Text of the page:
According to Countryaah, Saint Vincent and the Grenadines, like many of the other Caribbean states, have a high average population density; In 2019, it was 283 residents per km2. Population growth is dampened by extensive emigration. The country’s largest city is the capital Kingstown, which in 2013 had 12,900 residents.
English is the official language. The majority of the population speak a variant of Caribbean Creole English. A former French-based Creole language is now extinct, as is the Caribbean, whose last speaker died about 1920.
- AllCityPopulation: Find Saint Vincent and the Grenadines demographics including latest population, life expectancy, age structure, and urbanization.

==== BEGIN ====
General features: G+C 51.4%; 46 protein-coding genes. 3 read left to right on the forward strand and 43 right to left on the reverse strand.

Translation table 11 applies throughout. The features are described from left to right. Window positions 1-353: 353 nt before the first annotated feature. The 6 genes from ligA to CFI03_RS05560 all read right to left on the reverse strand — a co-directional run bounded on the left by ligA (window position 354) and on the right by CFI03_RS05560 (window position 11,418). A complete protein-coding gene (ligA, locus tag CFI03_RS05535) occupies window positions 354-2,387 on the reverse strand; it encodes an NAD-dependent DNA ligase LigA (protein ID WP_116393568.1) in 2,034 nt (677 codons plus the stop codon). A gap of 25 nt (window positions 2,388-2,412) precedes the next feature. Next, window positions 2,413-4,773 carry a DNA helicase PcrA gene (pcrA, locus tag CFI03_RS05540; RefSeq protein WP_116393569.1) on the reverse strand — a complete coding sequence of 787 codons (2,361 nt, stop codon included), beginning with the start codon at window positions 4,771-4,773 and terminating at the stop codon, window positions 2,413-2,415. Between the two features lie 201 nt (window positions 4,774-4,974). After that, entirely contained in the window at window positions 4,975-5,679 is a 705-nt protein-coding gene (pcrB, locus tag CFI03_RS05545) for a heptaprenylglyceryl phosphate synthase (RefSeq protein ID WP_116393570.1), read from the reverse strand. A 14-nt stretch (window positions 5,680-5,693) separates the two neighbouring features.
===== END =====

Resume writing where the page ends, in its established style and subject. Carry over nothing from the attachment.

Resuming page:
The influence remains from the Spanish colonial church. The majority of Christians are now Protestants, with roots in English colonial Christianity after 1672. Anglicans, Methodists, Presbyterians, Baptists and followers of Pentecostal movements. 10% of the population are Catholics, belonging to a diocese founded in 1989. Ecumenical cooperation takes place through the Caribbean Council of Churches, mostly in the form of social work for the poor and marginalized. Neo-African religious traditions are very much alive. There is a widespread revival culture. Shaker movement.